The Richmond Register

November 20, 2013

Time for the ‛turkey talk’

By Arritta Morris
Extension Agent

RICHMOND — It is that time of year again, when Mr. Turkey becomes our house guest for one day.

I can’t believe how this year has flown by. I bet Mr. Turkey wishes he could keep flying.

I thought I would give you some ideas before the Thanksgiving week is here.

I love the sales that go on this time of year for the old bird. You know, the larger the bird, the older the turkey may be. That is unless he was put up like some of the cattle and just fatten up for the feast of the year.

Since we are all wrapped up in lots of things to do, I thought I would give you some quick ways to possibly fix the old guy.



SLOW-COOKED TURKEY DINNER

INGEDIENTS:

1 onion diced

6 small potatoes quartered

2 cups slice carrots

1 and 1/2 lb boneless, skinless turkey thighs or turkey breast

1/4 cup flour

2 Tbsp dry onion soup mix

1 can cream of mushroom soup

1 cup chicken broth



DIRECTIONS:

Place vegetables in the bottom of slow cooker (crock pot). Place turkey thighs over vegetables. Combine remaining ingredients. Pour over turkey. Cover and cook on high for30 minutes. Reduce heat to low and cook for 7 hours.



Another slow cooker recipe for turkey:

SLOW COOKER TURKEY AND DRESSING

INGREDIENTS:

8 oz package herb-flavored stuffing mix

2 Tbsp soften butter

1/2 cup hot water    

1 onion, chopped

1/2 cup chopped celery

1/4 cup sweetened, dried cranberries

3 lbs boneless turkey breast

1/4 tsp dried basil

1/2 tsp pepper



DIRECTIONS:

Spread dry stuffing mix in a greased slow cooker. Add hot water, butter, onion, celery and cranberries. Mix well.

Sprinkle turkey breast with basil and pepper. Place over stuffing mixture.

Cover and cook on low for 5 to 6 hours, or until turkey is done but not dry. Remove turkey. Slice and set aside. Gently stir stuffing and allow to sit for five minutes before serving. Place stuffing on platter, topped with sliced turkey.

I have to tell you about a warning my son Mike always gives us. Never, never cook a deep fried turkey in one’s house. They now have ones you can use inside a home, but I still would do it out side.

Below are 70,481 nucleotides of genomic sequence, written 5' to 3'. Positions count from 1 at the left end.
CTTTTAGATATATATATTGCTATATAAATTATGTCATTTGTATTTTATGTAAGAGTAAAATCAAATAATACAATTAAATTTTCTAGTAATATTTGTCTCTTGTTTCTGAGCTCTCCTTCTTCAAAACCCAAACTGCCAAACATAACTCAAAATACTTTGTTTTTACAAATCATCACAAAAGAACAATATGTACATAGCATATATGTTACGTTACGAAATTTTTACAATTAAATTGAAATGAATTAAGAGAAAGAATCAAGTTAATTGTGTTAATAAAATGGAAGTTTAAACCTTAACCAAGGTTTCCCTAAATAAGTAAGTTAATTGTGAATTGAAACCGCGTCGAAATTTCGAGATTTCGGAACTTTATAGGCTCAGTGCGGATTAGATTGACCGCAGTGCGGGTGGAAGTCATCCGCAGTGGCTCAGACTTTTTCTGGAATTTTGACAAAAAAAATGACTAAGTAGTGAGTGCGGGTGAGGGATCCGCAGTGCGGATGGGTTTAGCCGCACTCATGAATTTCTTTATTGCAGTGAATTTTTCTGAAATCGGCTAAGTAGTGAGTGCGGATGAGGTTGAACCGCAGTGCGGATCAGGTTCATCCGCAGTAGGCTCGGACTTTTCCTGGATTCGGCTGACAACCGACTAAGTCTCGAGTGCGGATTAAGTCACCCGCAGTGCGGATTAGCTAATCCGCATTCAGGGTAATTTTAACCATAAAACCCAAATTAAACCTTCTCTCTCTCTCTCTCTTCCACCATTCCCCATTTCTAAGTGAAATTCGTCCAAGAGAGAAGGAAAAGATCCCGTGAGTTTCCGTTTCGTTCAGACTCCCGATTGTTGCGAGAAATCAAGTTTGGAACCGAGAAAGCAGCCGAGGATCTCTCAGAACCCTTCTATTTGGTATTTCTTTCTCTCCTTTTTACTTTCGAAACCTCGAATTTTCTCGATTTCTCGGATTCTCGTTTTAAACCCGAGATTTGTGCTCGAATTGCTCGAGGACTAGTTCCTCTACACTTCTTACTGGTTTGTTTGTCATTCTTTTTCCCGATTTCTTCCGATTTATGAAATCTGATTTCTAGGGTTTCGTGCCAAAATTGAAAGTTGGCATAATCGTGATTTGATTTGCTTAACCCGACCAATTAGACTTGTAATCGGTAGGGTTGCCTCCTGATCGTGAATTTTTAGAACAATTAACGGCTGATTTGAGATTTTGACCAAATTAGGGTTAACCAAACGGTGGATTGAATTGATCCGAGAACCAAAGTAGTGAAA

My son is such a stickler on fire protection. As a small kid, he tried to drink gasoline, set the Bushy Fork Creek on fire behind our house when we lived on Boone Street and set a shower curtain on fire in our house.

Of course he went on to college and studied firefighting and has been a volunteer firefighter for several years with the Berea Volunteers.

I am so grateful he chose a career that was useful and not harmful to himself and others. If you see him, don’t tell him I told this on him as I have many more crazy things to tell you sometime about him.



Several have asked me to repeat my recipe for stuffing balls.

AUNT HELEN’S STUFFING BALLS

Go to the bread store and buy three loaves of day old bread. Set out for about three days in a large bowl to dry out.

Mix one bag of herb-type stuffing with the bread that you have broke up in this bowl. Add half cup of poultry seasoning to this mixture.

In a saucepan sauté 1 cup each of chopped onion and chopped celery in half cup of butter until softened. And to bread mix. Moisten with about 1 cup of water.

Form into balls the size of a baseball. If you want smaller ones, do the golf-size balls.

Place in a large casserole and bake for 45 minutes at 350 degrees. Pour any of your turkey gravy over the balls and heat for another 15 minutes.

The trick to the success of this is to make sure your balls are solid before baking. Enjoy.



Arritta Morris holds a bachelor’s degree in nutrition and a master’s degree in counseling from Eastern Kentucky University. She is certified as a food service specialist by the School Nutrition Association.